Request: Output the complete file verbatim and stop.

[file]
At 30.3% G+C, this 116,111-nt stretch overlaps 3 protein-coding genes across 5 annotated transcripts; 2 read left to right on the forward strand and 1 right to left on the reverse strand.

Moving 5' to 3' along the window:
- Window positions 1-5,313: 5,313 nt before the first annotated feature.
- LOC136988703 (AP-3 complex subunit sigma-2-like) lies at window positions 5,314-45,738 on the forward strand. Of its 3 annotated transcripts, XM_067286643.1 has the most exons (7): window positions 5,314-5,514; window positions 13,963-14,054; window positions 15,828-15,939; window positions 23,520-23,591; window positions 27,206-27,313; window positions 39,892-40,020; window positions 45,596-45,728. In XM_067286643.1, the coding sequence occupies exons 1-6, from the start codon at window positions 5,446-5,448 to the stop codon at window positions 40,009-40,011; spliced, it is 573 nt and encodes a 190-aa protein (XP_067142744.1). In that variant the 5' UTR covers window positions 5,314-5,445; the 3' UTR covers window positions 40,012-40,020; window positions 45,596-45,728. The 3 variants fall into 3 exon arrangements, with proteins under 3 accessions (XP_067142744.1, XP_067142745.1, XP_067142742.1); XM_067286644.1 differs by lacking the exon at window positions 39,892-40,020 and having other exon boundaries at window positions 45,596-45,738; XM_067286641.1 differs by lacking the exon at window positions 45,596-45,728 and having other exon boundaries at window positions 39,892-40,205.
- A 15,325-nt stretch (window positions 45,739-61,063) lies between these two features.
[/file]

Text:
At 30.3% G+C, this 116,111-nt stretch overlaps 3 protein-coding genes across 5 annotated transcripts; 2 read left to right on the forward strand and 1 right to left on the reverse strand.

Moving 5' to 3' along the window:
- Window positions 1-5,313: 5,313 nt before the first annotated feature.
- LOC136988703 (AP-3 complex subunit sigma-2-like) lies at window positions 5,314-45,738 on the forward strand. Of its 3 annotated transcripts, XM_067286643.1 has the most exons (7): window positions 5,314-5,514; window positions 13,963-14,054; window positions 15,828-15,939; window positions 23,520-23,591; window positions 27,206-27,313; window positions 39,892-40,020; window positions 45,596-45,728. In XM_067286643.1, the coding sequence occupies exons 1-6, from the start codon at window positions 5,446-5,448 to the stop codon at window positions 40,009-40,011; spliced, it is 573 nt and encodes a 190-aa protein (XP_067142744.1). In that variant the 5' UTR covers window positions 5,314-5,445; the 3' UTR covers window positions 40,012-40,020; window positions 45,596-45,728. The 3 variants fall into 3 exon arrangements, with proteins under 3 accessions (XP_067142744.1, XP_067142745.1, XP_067142742.1); XM_067286644.1 differs by lacking the exon at window positions 39,892-40,020 and having other exon boundaries at window positions 45,596-45,738; XM_067286641.1 differs by lacking the exon at window positions 45,596-45,728 and having other exon boundaries at window positions 39,892-40,205.
- A 15,325-nt stretch (window positions 45,739-61,063) lies between these two features.